Marcus Miller

marcus

A Webster freshman impresses his peers with magic.

Written by Natalie Martinez

Many magicians hide behind smoke and mirrors. Others perform daring stunts on the street. Freshman Marcus Neil Miller, however, performs his sleight of hand to break the ice when meeting new people.

“Do me a solid and hold this deck of cards for me. Place one hand on top of the deck and the other on the bottom,” Miller said to Webster University junior Alyssa Hegwood.

“Press down on the deck as hard as you can,” Miller said. “Can you still feel the deck of cards?”

With a look of confusion Hegwood shook her head. Miller asked her if she was sure. Like that, the deck of cards had disappeared. Hegwood’s jaw dropped as she glanced at his hands that contained a glass brick in place of the deck of cards.

Hegwood was one of the orientation leaders who witnessed many of Miller’s magic tricks during this year’s new student orientation. On Miller’s first day of orientation, he immediately made an impression on the staff with magic tricks. Groups of students surrounded Miller at lunch or in passing. Many were entertained, and some even cried from amazement. Soon after, he was hired by the First-Year Experience Program department to perform during orientation.

“It’s just plain fun. Magic makes the impossible, possible and the unimaginable, imaginable,” Miller said.

Miller was born on George Washington’s inauguration and Adolf Hitler’s suicide death: two facts that he enjoys mentioning. Miller is a musical theatre major at Webster who comes from Wiley, Texas. He carries six decks of cards on him and a few aces in his wallet.

Miller, now 18, was first introduced to magic when he was 11 years old. His mother, Annie Hall, attended a magic show in Las Vegas and bought Miller his very first Lance Burton magic kit. Miller said magic became an outlet for his acting.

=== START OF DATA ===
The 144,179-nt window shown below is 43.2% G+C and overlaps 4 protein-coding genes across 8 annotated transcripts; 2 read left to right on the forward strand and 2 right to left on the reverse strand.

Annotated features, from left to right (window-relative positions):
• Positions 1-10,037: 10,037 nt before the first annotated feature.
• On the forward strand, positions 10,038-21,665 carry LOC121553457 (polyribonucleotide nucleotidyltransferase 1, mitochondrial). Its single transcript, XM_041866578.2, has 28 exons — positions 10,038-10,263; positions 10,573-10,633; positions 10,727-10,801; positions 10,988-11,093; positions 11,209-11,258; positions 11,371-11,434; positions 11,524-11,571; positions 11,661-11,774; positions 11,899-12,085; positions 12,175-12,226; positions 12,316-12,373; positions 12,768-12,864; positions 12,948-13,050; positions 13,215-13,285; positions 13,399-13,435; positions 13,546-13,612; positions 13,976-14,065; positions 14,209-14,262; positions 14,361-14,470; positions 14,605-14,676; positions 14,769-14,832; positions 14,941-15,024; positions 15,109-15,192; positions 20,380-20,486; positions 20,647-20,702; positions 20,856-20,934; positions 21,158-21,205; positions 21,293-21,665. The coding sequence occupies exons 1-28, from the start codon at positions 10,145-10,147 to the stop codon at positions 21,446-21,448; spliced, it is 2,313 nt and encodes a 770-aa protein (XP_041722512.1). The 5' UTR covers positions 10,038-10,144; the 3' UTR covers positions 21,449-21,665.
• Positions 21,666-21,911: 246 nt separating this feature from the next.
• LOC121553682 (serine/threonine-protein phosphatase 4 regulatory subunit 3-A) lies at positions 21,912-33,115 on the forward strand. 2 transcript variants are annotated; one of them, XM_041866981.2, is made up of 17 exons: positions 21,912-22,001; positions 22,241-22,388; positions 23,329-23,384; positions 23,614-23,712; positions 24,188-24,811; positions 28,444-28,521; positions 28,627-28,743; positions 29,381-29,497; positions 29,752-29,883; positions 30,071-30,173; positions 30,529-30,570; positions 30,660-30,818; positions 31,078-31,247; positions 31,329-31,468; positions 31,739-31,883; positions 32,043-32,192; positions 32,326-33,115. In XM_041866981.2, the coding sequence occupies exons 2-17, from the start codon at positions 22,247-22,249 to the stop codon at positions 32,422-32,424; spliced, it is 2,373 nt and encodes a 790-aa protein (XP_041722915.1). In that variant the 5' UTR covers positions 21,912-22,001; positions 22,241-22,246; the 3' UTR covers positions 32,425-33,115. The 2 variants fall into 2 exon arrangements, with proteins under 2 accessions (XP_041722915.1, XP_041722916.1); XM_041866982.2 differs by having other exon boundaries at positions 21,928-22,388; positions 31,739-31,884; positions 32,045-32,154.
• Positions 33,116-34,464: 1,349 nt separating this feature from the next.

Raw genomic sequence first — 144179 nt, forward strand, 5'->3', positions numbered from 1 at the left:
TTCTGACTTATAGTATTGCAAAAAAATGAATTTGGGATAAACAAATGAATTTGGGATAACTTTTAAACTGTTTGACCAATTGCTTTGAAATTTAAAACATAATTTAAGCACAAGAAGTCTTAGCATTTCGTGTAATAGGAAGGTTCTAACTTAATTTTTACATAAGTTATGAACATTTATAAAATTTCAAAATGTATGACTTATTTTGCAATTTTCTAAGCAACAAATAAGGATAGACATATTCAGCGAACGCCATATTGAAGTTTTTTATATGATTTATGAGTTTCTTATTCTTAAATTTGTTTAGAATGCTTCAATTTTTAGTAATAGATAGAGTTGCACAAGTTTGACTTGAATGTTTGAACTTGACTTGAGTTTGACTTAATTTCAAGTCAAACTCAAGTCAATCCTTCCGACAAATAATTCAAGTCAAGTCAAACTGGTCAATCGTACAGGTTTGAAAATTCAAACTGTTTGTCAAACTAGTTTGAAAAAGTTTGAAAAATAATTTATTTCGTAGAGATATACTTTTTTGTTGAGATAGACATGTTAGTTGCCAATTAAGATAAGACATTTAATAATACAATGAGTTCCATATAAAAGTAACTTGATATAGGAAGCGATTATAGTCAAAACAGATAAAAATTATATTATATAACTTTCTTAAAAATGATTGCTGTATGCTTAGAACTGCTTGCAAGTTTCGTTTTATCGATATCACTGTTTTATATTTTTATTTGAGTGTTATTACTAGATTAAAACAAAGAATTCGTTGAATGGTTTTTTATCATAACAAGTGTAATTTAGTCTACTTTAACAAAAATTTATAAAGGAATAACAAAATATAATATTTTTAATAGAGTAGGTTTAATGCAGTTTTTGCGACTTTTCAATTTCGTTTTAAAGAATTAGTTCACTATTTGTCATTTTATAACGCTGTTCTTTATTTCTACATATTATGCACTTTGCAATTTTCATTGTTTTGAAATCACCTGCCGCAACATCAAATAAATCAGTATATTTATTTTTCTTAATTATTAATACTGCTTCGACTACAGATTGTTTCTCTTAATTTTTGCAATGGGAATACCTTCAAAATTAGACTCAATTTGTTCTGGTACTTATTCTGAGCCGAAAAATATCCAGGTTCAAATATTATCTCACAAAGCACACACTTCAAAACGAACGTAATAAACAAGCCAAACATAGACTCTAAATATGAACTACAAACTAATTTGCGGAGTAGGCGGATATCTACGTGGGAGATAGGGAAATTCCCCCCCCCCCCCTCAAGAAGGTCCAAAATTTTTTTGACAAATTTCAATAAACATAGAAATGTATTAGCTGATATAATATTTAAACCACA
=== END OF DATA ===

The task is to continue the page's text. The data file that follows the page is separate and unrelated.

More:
“I think the reason I love it so much is because it shows such similarity with acting,” Miller said. “You have to act whenever you are a magician but a magician doesn’t necessarily have to act.”

Miller has also been invited to several performances and birthday parties. Miller said his grandfather was a Bavarian magician and did tricks such as catching bullets with his teeth.

“His grandfather would build boxes for some of Marcus’s tricks,” Hall said. “Magic was something Marcus and his grandfather really connected with.”

Hall said acting came before the magic. Miller began to act at the age of 4.

Miller said his long-term goal for right now is Broadway. After meeting Alton Fitzgerald White, who plays Mufasa in “The Lion King” on Broadway, he believes Broadway isn’t the end, but a stepping-stone to what an actor will want to do after.

“You don’t become an actor by becoming comfortable with yourself. You become an actor to convey the emotions people are too scared to feel themselves,” Miller said.

Musicals are one of Miller’s favorite genres of theatre. In high school, Miller played many lead roles such as Edna Turnblad in “Hairspray,” Oliver “Daddy” Warbucks in “Annie” and Nicely Nicely Johnson in “Guys and Dolls.”

“You can express things through song and dance that can’t be expressed in words. People don’t pay a hundred and something dollars to see an hour and a half long Broadway show. People pay to see ten seconds of the best emotional aspect of the show, and everything else just leads up to it,” Miller said.

Although Miller has been at Webster for a few short months, he loves Webster and is excited for what doors Webster’s Conservatory of Theatre Arts may open for him. In high school, Miller only belonged to the theatre clique. But now, Miller can walk up to anyone, perform a magic trick and instantly make friends. Many students greet him in passing as Magic Marcus, and he always returns a smile.

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